China’s startup ecosystem is thriving. The share of global unicorns based in China was 14% in 2014 and climbed to 35% in 2018. In the same period, the US share declined by almost a third from 61% to 41%. A look at patents in deep tech underlines China’s rapid growth. In total, China registered four times as many patents in artificial intelligence technologies and three times as many in blockchain technologies as the US. Naturally this lightning pace of growth and innovation requires venture capital. This article will shed light on the venture capital industry in China with special attention to the dominance of a small number of investors.
China’s venture capital industry has seen tremendous growth across all dimensions. Of the $154bn deployed in 2017 globally, 40% came from Asia (predominantly China) and “just” 44% from the United States. This development recently led to a new milestone as venture funding in China in the second quarter exceeded U.S. venture funding for the first time in history. Although this was mainly due to the $14bn Series C round of Ant Financial, Alibaba’s mobile payment platform, the year-over-year growth in deal number almost hit 400%. The gap between China and the US has been consistently narrowing in recent years. In addition, Chinese venture capital firms managed to outperform their US counterparts, returning 1.72 times the invested amount compared to 1.59 times in the US according to an analysis across 4,000 funds by eFront, an alternative investment software solutions provider.
Major players in China’s venture capital industry
VC activity is more heavily concentrated in China than in the United States. The three key players in the market are commonly referred to as BAT. Baidu – the internet conglomerate behind China’s largest search engine with the same name, Alibaba – the online retail giant behind Taobao and Tmall, the largest retail marketplaces in the world and Tencent – the gaming and social-media giant behind WeChat, the biggest social media platform in China with more than 1 billion users. For context, tech giants in US account for 5% of domestic VC investment volume, while BAT account for almost 50%. By the time they hit $5bn valuation, 80% of startups have accepted funding from one of these players. Leader of the pack in terms of size and quantity is Tencent, which has invested over $60bn in over 350 companies since 2012. As these are metrics for disclosed deals, the real numbers are most likely substantially higher. Despite their intense domestic activity, BAT have not forgotten to expand their portfolios beyond national borders and invested in over 150 companies abroad.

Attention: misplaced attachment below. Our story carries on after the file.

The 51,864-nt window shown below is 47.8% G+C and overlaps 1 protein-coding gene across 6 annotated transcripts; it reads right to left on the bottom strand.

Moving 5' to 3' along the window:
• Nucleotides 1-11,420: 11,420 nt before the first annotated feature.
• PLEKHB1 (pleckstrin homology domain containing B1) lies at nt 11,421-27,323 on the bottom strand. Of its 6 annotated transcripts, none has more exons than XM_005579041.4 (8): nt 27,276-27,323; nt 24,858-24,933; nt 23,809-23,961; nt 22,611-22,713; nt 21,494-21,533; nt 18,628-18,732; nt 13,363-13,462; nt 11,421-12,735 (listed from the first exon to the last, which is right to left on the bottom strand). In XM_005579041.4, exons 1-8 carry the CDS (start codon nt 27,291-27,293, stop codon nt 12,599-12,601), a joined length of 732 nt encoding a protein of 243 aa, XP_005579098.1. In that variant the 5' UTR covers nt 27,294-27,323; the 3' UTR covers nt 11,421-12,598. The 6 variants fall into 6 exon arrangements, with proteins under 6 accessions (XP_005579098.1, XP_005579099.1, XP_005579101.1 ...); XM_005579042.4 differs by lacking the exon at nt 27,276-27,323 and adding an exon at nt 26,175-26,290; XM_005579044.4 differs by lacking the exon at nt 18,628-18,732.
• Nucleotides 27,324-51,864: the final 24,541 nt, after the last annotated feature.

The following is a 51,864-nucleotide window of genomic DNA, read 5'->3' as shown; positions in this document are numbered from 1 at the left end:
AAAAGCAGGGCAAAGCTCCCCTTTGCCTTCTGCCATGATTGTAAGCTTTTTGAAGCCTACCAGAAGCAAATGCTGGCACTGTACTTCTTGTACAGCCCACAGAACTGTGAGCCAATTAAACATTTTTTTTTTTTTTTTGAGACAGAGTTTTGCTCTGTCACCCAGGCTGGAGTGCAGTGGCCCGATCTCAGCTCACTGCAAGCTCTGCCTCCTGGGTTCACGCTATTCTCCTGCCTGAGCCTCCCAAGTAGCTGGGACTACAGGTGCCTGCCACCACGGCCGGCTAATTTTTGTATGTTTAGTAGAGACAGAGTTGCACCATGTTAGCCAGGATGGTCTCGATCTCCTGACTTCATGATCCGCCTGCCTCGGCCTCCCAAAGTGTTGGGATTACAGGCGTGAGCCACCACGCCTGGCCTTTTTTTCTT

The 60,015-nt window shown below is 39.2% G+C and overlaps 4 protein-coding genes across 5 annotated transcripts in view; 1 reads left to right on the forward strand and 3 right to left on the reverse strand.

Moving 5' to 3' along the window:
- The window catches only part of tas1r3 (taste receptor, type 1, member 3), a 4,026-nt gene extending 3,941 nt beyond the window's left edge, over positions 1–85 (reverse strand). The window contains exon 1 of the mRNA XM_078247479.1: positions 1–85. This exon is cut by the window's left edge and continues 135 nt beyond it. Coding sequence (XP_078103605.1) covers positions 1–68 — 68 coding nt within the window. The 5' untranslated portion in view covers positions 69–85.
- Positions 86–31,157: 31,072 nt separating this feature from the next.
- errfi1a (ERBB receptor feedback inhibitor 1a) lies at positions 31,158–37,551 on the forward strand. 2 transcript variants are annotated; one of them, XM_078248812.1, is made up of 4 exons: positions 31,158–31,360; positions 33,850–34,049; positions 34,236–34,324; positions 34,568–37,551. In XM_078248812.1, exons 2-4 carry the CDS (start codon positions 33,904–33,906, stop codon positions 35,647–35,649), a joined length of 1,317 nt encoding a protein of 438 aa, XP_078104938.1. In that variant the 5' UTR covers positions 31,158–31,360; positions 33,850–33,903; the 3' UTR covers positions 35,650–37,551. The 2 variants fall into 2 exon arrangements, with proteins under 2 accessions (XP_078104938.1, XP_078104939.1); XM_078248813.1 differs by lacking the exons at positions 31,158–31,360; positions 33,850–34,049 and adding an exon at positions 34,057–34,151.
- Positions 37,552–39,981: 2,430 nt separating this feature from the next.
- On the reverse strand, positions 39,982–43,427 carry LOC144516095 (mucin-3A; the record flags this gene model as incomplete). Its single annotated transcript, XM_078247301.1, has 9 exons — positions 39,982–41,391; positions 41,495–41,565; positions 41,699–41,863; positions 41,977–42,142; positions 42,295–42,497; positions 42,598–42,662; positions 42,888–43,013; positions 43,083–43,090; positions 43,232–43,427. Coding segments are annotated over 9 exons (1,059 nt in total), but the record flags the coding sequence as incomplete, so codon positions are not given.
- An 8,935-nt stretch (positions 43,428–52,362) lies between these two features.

Among independent venture capital firms, established players from the US have been actively and successfully investing in the Chinese market. Above all, Sequoia Capital, an early investor in Apple and Google, has been the most active, investing in more than 380 ventures to date. Its portfolio is nothing short of a treasure chest, comprising stars such as Alibaba, JD.com (Alibaba’s closest competitor in online-retail), Mobike (world’s largest bike-sharing platform), DiDi (China’s market-leader in ride-sharing) and Bytedance (the company behind the viral global success Tik Tok). Other well-known US VCs include Matrix Partners with 100 investments and Redpoint Ventures with 25 investments.
Further confirmation of China’s growing importance in the world of entrepreneurship and tech is Y Combinator’s recent announcement to start its first non-US programme in Beijing. It is not the first accelerator heavy-weight to make its move to the Chinese market. 500 Startups and Plug&Play operate in the market already, the latter with 8 offices compared to its presence in 3 locations in the United States.
Current developments and outlook
The rapid growth of China’s tech sector shows signs of an arms race to get involved with the next big “thing” that can scale in a fast-growing country with 1.4bn inhabitants. A striking example of this competitive race is Luckin Coffee, a player in China’s “new retail” industry and a challenger to Starbucks. The company became a unicorn just 6 months after opening for business. This narrowing focus of capital may help explain the drop in early-stage investments in the first half of 2018. As the total dollar volume has been reaching new heights in 2018, early-stage investments have seen a sharp drop to less than ¥200m (annualized, not accounting for seasonality) from well over ¥300m.
In the local funding frenzy, the Chinese government is not remaining idle. To compete with Softbank’s VC-behemoth, the $100bn Vision Fund, China Merchants Group, a government-owned conglomerate, pledged to launch the ¥100bn “China New Era Technology Fund” alongside UK-based Centricus and SPF group – a Beijing-based fund manager. Centricus was involved in the structuring of Softbank’s Vision Fund.
The future has to be embraced with a fair amount of ambiguity. While the VC industry has been on an upward trajectory, China has vowed to deleverage the economy and might thus put an end to the explosion in VC funding growth by scaling back fiscal stimuli and decreasing the money supply to discourage lending. For now China’s deleveraging efforts have been temporarily reversed due to the ongoing trade conflict with the United States. Nevertheless, an exacerbating trade conflict might not only discourage foreign capital inflows but also provoke active intervention of overseas money being invested into Chinese ventures.
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